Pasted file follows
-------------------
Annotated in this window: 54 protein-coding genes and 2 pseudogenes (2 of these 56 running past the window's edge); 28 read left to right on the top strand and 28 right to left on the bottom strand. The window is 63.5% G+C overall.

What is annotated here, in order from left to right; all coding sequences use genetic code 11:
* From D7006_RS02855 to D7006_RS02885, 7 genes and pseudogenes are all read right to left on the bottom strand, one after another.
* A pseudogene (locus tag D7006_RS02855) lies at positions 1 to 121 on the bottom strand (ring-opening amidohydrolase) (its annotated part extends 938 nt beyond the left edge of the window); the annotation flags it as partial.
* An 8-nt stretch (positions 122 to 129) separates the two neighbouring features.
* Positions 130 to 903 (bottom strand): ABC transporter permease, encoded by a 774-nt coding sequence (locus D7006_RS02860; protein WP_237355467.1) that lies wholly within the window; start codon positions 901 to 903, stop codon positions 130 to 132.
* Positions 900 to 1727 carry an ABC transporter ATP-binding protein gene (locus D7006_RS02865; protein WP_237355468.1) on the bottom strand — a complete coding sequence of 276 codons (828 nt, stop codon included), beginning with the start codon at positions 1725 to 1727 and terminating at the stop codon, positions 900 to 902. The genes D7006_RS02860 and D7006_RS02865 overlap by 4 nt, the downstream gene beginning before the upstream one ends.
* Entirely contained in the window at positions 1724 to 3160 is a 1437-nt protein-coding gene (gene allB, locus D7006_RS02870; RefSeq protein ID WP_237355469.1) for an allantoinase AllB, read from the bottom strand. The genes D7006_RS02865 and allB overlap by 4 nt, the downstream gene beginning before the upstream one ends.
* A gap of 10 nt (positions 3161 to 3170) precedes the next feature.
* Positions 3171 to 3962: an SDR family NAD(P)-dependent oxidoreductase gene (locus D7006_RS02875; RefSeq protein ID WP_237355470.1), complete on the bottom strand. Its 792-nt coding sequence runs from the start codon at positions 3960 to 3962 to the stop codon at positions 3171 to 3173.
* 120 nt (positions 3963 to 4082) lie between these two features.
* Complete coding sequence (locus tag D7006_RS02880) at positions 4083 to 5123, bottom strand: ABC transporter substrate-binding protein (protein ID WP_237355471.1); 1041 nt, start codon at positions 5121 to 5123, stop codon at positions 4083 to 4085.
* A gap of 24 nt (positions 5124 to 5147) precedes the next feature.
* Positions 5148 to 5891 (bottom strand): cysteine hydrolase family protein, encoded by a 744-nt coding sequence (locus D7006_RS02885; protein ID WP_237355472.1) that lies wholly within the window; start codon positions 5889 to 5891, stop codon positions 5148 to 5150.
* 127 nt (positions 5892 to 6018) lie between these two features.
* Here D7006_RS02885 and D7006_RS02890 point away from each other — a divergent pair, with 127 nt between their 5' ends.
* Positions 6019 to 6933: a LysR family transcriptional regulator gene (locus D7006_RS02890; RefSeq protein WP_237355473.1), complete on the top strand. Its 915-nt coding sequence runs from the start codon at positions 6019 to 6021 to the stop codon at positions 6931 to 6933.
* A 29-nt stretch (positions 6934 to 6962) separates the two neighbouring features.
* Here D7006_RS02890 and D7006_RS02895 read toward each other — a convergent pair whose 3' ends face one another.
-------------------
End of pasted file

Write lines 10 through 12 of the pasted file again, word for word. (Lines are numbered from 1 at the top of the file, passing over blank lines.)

* Positions 3171 to 3962: an SDR family NAD(P)-dependent oxidoreductase gene (locus D7006_RS02875; RefSeq protein ID WP_237355470.1), complete on the bottom strand. Its 792-nt coding sequence runs from the start codon at positions 3960 to 3962 to the stop codon at positions 3171 to 3173.
* 120 nt (positions 3963 to 4082) lie between these two features.
* Complete coding sequence (locus tag D7006_RS02880) at positions 4083 to 5123, bottom strand: ABC transporter substrate-binding protein (protein ID WP_237355471.1); 1041 nt, start codon at positions 5121 to 5123, stop codon at positions 4083 to 4085.